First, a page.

The rally is being staged by the group to test how local law enforcement officials will interpret the language of the ordinance, which was debated in a series of Riverside County Board of Supervisors meetings spanning a five-month period.
Attorney Graham Berry, a representative of the protest group, says the language of the ordinance is too vague for picketers who regularly protest the location to follow. Conflicting provisions of the ordinance at one point place the protesters 30 feet away from any dwelling within the 500-acre property that qualifies as a residence, and at another point places them 30 feet away from the property line that surrounds the compound.
Under the former definition, protesters would be able to continue picketing as usual at the front gates of Golden Era Productions; under the latter it would force them more than a mile away.
Although county counsel Pamela Walls assured picketers, including Berry, that protests would be allowed to continue as in the past, Berry fears law enforcement will be coerced by Scientology officials to interpret the ordinance more harshly.
“Sunday’s rally will be the defining moment for 884,” he said.
Berry and others within his protest group have accused Supervisor Jeff Stone of pushing through Ordinance No. 884 to appease his Scientology constituents living at the compound. Stone consistently argued in favor of the ordinance, which he originally introduced as being written on behalf of Scientology and in part by Scientology’s legal representative, Samuel Alhadeff.
Stone later denied the ordinance was tied to Scientology, but Berry insists its language remains pointed at the Hemet compound.
“You have mention of residential dwellings and property lines and sidewalks on the other side of the street and all sorts of diffusionary tactics…but what’s lacking in the language is a clear cut definition of which buildings on the compound are designated as residential dwellings and exactly where the protesters will be allowed to exercise their First Amendment rights.”
Several Riverside County residents have echoed Berry’s concern for the protection of First Amendment rights in a series board meeting clips that now proliferate YouTube. Several have spoken out against Stone’s ordinance claiming it infringes on Riverside County residents’ rights to freedom of speech. Berry, a resident of Los Angeles County, supports their claim and broadens it universally.
“Scientology is an international organization, so people come from all over the world to protest the human rights abuses being carried out each day at the Hemet compound. Ordinance No. 884 doesn’t just limit the rights to free speech for Riverside County residents. In a certain way, it silences the whole world.”
Berry said Sunday’s protest group represents a global interest in exposing documented abuses against residents of the compound who are also members of the church’s paramilitary branch known as the Sea Organization (SO).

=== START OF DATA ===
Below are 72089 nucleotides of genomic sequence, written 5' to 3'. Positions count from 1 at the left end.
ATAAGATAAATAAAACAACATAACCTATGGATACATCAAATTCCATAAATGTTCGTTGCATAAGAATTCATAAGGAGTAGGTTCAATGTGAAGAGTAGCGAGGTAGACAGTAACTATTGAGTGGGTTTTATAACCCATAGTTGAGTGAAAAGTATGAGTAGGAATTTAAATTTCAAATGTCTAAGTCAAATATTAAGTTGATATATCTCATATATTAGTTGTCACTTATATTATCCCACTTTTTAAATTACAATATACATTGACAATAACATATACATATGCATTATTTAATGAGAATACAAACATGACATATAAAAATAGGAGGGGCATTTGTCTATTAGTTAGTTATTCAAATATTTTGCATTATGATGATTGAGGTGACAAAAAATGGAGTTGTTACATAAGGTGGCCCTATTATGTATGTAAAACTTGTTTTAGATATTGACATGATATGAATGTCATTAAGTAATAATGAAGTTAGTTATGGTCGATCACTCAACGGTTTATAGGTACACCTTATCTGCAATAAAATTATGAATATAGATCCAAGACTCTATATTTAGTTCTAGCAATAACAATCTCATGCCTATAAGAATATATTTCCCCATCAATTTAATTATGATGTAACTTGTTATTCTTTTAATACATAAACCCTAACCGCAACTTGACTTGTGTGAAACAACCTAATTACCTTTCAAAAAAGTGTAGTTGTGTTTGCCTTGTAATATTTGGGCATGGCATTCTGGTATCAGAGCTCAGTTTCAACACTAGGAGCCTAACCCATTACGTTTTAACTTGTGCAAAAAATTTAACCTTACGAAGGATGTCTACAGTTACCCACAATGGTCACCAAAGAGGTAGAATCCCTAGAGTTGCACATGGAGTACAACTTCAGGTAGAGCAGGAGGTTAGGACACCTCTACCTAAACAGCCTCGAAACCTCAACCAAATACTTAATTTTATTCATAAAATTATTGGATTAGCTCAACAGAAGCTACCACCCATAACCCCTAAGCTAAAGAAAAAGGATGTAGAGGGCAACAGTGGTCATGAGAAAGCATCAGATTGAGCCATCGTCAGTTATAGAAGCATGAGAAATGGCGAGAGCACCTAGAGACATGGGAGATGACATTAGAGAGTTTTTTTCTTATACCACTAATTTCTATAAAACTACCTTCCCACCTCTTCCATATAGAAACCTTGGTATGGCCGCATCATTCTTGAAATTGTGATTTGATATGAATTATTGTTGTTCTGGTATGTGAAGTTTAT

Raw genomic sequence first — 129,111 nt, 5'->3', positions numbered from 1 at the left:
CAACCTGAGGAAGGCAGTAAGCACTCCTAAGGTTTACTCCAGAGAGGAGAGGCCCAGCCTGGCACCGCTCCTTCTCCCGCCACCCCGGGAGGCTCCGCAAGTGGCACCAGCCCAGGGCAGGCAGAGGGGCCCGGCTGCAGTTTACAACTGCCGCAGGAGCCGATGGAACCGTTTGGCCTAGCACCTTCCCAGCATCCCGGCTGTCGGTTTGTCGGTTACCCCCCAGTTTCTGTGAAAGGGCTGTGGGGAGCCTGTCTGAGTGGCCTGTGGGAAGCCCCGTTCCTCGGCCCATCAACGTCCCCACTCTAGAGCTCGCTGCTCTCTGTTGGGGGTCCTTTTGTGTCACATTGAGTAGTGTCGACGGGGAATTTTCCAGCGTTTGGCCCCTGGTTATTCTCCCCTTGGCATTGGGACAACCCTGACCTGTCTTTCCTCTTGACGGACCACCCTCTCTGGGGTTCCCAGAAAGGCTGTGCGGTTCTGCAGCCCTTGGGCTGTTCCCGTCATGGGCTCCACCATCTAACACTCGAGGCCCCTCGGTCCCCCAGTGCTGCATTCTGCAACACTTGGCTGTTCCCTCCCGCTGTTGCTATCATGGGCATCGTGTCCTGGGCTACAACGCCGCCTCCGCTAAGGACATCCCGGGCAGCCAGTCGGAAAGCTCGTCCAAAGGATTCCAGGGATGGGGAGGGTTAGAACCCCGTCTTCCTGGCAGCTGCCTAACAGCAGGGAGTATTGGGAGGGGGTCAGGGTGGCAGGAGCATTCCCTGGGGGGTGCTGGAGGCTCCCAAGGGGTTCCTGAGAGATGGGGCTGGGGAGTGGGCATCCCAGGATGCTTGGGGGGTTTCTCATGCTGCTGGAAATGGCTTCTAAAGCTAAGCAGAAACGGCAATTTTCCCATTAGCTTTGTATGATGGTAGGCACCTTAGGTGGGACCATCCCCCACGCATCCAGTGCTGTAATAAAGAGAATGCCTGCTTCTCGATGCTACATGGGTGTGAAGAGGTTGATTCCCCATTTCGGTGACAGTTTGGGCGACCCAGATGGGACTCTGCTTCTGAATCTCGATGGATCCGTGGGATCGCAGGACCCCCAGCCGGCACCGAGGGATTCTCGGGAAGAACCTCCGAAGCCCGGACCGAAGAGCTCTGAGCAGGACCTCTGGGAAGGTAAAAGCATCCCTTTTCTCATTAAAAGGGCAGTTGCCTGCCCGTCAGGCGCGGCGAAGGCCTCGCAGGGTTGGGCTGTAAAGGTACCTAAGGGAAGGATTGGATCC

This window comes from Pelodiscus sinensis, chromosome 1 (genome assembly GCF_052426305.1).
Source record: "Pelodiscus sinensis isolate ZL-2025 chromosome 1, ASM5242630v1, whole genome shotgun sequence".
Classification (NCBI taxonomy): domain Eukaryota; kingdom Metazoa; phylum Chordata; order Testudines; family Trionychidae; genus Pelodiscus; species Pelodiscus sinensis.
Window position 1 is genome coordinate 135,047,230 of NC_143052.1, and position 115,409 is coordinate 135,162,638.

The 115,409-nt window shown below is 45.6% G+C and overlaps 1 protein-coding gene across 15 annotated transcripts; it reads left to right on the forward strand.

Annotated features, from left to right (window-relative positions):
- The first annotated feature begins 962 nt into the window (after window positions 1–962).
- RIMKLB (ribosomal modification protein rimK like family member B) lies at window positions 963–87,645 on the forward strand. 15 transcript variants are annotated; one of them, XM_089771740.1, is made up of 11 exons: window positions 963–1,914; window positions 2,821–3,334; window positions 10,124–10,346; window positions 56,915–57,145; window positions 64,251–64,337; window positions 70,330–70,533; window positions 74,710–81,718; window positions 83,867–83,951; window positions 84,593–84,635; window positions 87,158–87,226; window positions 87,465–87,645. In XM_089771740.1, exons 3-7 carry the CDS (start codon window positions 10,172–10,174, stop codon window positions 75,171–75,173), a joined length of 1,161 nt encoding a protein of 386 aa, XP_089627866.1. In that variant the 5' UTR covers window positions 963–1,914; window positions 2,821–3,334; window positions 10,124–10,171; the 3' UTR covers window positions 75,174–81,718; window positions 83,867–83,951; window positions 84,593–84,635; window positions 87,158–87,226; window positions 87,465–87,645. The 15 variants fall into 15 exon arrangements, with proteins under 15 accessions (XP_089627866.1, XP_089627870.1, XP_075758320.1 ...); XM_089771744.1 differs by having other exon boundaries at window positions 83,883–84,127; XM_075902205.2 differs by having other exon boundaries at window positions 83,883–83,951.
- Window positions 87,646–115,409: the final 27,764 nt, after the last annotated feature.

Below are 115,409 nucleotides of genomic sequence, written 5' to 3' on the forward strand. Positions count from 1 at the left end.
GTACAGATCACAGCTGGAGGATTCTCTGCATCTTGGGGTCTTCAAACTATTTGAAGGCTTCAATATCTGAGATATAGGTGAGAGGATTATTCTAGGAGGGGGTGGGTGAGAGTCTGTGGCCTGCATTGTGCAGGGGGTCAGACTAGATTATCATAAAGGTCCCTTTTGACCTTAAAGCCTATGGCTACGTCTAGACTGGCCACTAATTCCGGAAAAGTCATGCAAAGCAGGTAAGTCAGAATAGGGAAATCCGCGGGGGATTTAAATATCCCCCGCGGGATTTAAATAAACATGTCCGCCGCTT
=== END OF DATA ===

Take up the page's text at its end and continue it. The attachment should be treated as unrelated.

A recent lawsuit filed by former SO member, Marc Headley, alleges labor law violations and human trafficking under the direct command of church leader, Captain David Miscavige.
Another suit filed separately by Headley’s wife claims female SO members are pressured into having abortions they do not want in order to retain their posts.
Two human rights activists expected to be at Sunday’s rally were among a group protesting the compound on October 26, 2008 when an altercation broke out between one picketer and three security guards. Charges resulting from the incident have yet to be addressed in court, however, the event became the impetus for filing the ordinance, according to Supervisor Stone at the time.
According to activist and self-help author Patricia Curtis, “We were there in October exercising our constitutional rights by holding a peaceful protest against some of Scientology’s practices. The incident between the guards and the picketer was exploited by the church and four of the five supervisors to create this ordinance. Now we have no idea if we can effectively exercise our rights. None of us wants to be arrested, but if that’s what it comes to on Sunday at least we’ll know where the politicians of Riverside County stand with regard to the constitution.”
Activist Susan Elliot addressed the Board on several occasions opposing Stone’s characterization of the picketers as “hatemongers” and white supremacists.
“I wish all five board members along with Pamela Walls would come out and visit us on Sunday and see for themselves that we are not monsters or terrorists. We’re a group of soccer moms and teachers and professionals trying to bring a certain injustice to light.”
Curtis and Elliot have contacted each of the supervisors with an invitation to Sunday’s rally.
“We’d like them to witness firsthand how their ordinance is interpreted by local law enforcement and by officials from within Scientology’s ranks,” said Curtis.
In addition to the protest, a documentary film crew will be conducting interviews of former SO members and residents of the compound. The rally is scheduled to run from 2 to 5 PM.
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